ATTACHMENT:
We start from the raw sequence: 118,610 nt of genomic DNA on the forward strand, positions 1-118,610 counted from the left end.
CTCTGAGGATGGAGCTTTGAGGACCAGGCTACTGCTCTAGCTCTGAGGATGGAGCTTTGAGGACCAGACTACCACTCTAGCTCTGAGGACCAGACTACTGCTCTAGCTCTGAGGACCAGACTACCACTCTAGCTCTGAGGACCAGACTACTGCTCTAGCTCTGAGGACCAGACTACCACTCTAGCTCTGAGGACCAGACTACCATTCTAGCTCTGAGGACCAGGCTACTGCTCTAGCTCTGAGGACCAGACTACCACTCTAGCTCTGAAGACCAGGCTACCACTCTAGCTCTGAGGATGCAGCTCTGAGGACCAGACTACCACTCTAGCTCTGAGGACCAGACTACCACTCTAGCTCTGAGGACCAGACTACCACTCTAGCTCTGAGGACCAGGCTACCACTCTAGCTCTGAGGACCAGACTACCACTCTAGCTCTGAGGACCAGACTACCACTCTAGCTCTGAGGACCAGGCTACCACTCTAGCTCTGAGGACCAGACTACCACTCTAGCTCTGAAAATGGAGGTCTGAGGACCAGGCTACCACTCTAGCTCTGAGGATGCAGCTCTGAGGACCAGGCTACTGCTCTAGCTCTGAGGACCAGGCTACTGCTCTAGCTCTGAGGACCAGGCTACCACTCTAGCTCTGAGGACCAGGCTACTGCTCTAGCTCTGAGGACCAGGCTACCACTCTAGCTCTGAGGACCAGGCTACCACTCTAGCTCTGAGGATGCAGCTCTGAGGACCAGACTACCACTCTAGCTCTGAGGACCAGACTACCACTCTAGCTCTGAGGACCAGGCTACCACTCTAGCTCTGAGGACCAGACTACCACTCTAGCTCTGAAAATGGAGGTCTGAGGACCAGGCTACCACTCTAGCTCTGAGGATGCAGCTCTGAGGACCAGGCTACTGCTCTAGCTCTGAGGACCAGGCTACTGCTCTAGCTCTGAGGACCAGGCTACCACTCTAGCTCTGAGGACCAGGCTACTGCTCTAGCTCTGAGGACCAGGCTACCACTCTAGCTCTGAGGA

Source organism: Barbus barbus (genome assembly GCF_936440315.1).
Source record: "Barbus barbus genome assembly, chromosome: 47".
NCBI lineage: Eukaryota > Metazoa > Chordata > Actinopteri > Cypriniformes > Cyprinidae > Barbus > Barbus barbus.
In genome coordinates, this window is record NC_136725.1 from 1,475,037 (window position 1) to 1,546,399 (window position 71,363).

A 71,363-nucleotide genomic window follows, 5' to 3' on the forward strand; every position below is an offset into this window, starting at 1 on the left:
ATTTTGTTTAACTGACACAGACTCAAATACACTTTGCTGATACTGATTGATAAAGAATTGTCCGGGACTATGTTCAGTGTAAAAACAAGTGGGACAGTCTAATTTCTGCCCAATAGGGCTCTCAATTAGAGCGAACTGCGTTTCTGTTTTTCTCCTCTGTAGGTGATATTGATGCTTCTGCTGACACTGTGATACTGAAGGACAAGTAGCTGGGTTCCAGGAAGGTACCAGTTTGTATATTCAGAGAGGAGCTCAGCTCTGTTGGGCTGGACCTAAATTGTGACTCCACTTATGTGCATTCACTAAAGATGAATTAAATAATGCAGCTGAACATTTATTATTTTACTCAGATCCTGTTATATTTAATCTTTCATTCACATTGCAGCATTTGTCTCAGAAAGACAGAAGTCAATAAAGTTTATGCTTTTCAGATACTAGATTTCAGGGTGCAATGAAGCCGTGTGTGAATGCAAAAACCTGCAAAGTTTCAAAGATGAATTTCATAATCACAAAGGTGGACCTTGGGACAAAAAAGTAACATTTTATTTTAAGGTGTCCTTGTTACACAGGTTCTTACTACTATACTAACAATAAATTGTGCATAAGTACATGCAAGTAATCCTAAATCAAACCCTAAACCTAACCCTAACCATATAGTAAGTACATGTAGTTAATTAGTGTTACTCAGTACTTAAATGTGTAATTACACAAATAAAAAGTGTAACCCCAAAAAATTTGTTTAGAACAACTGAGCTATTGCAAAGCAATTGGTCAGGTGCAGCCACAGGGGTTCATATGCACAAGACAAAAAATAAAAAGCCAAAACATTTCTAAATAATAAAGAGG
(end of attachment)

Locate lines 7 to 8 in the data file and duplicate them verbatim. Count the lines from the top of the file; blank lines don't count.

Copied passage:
A 71,363-nucleotide genomic window follows, 5' to 3' on the forward strand; every position below is an offset into this window, starting at 1 on the left:
ATTTTGTTTAACTGACACAGACTCAAATACACTTTGCTGATACTGATTGATAAAGAATTGTCCGGGACTATGTTCAGTGTAAAAACAAGTGGGACAGTCTAATTTCTGCCCAATAGGGCTCTCAATTAGAGCGAACTGCGTTTCTGTTTTTCTCCTCTGTAGGTGATATTGATGCTTCTGCTGACACTGTGATACTGAAGGACAAGTAGCTGGGTTCCAGGAAGGTACCAGTTTGTATATTCAGAGAGGAGCTCAGCTCTGTTGGGCTGGACCTAAATTGTGACTCCACTTATGTGCATTCACTAAAGATGAATTAAATAATGCAGCTGAACATTTATTATTTTACTCAGATCCTGTTATATTTAATCTTTCATTCACATTGCAGCATTTGTCTCAGAAAGACAGAAGTCAATAAAGTTTATGCTTTTCAGATACTAGATTTCAGGGTGCAATGAAGCCGTGTGTGAATGCAAAAACCTGCAAAGTTTCAAAGATGAATTTCATAATCACAAAGGTGGACCTTGGGACAAAAAAGTAACATTTTATTTTAAGGTGTCCTTGTTACACAGGTTCTTACTACTATACTAACAATAAATTGTGCATAAGTACATGCAAGTAATCCTAAATCAAACCCTAAACCTAACCCTAACCATATAGTAAGTACATGTAGTTAATTAGTGTTACTCAGTACTTAAATGTGTAATTACACAAATAAAAAGTGTAACCCCAAAAAATTTGTTTAGAACAACTGAGCTATTGCAAAGCAATTGGTCAGGTGCAGCCACAGGGGTTCATATGCACAAGACAAAAAATAAAAAGCCAAAACATTTCTAAATAATAAAGAGG